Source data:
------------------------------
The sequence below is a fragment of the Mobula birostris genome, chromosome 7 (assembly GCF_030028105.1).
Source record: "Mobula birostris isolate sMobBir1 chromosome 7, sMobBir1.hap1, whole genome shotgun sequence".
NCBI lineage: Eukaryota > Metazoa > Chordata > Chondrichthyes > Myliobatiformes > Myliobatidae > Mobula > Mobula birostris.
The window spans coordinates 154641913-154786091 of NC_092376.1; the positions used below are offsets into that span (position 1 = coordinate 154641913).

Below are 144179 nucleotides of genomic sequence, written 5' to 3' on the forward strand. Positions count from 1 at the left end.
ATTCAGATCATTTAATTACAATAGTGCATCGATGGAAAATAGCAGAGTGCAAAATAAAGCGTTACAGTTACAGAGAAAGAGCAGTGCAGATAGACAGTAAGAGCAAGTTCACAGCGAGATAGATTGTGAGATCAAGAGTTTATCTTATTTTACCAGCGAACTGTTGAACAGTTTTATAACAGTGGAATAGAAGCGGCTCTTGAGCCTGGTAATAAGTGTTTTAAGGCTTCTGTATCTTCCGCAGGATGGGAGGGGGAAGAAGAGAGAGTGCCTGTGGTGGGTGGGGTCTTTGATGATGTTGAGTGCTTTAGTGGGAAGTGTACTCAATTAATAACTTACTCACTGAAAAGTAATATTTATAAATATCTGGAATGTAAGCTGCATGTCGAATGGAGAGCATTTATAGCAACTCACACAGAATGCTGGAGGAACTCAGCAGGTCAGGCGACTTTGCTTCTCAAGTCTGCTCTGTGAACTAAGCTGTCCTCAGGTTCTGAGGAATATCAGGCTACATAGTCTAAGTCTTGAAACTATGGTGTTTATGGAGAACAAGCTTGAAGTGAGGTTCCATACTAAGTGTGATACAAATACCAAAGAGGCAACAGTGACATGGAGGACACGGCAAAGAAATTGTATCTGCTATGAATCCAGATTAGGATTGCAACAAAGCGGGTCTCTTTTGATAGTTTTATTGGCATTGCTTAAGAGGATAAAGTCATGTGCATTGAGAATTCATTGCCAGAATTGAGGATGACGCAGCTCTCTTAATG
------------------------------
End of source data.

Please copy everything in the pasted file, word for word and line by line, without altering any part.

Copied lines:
The sequence below is a fragment of the Mobula birostris genome, chromosome 7 (assembly GCF_030028105.1).
Source record: "Mobula birostris isolate sMobBir1 chromosome 7, sMobBir1.hap1, whole genome shotgun sequence".
NCBI lineage: Eukaryota > Metazoa > Chordata > Chondrichthyes > Myliobatiformes > Myliobatidae > Mobula > Mobula birostris.
The window spans coordinates 154641913-154786091 of NC_092376.1; the positions used below are offsets into that span (position 1 = coordinate 154641913).

Below are 144179 nucleotides of genomic sequence, written 5' to 3' on the forward strand. Positions count from 1 at the left end.
ATTCAGATCATTTAATTACAATAGTGCATCGATGGAAAATAGCAGAGTGCAAAATAAAGCGTTACAGTTACAGAGAAAGAGCAGTGCAGATAGACAGTAAGAGCAAGTTCACAGCGAGATAGATTGTGAGATCAAGAGTTTATCTTATTTTACCAGCGAACTGTTGAACAGTTTTATAACAGTGGAATAGAAGCGGCTCTTGAGCCTGGTAATAAGTGTTTTAAGGCTTCTGTATCTTCCGCAGGATGGGAGGGGGAAGAAGAGAGAGTGCCTGTGGTGGGTGGGGTCTTTGATGATGTTGAGTGCTTTAGTGGGAAGTGTACTCAATTAATAACTTACTCACTGAAAAGTAATATTTATAAATATCTGGAATGTAAGCTGCATGTCGAATGGAGAGCATTTATAGCAACTCACACAGAATGCTGGAGGAACTCAGCAGGTCAGGCGACTTTGCTTCTCAAGTCTGCTCTGTGAACTAAGCTGTCCTCAGGTTCTGAGGAATATCAGGCTACATAGTCTAAGTCTTGAAACTATGGTGTTTATGGAGAACAAGCTTGAAGTGAGGTTCCATACTAAGTGTGATACAAATACCAAAGAGGCAACAGTGACATGGAGGACACGGCAAAGAAATTGTATCTGCTATGAATCCAGATTAGGATTGCAACAAAGCGGGTCTCTTTTGATAGTTTTATTGGCATTGCTTAAGAGGATAAAGTCATGTGCATTGAGAATTCATTGCCAGAATTGAGGATGACGCAGCTCTCTTAATG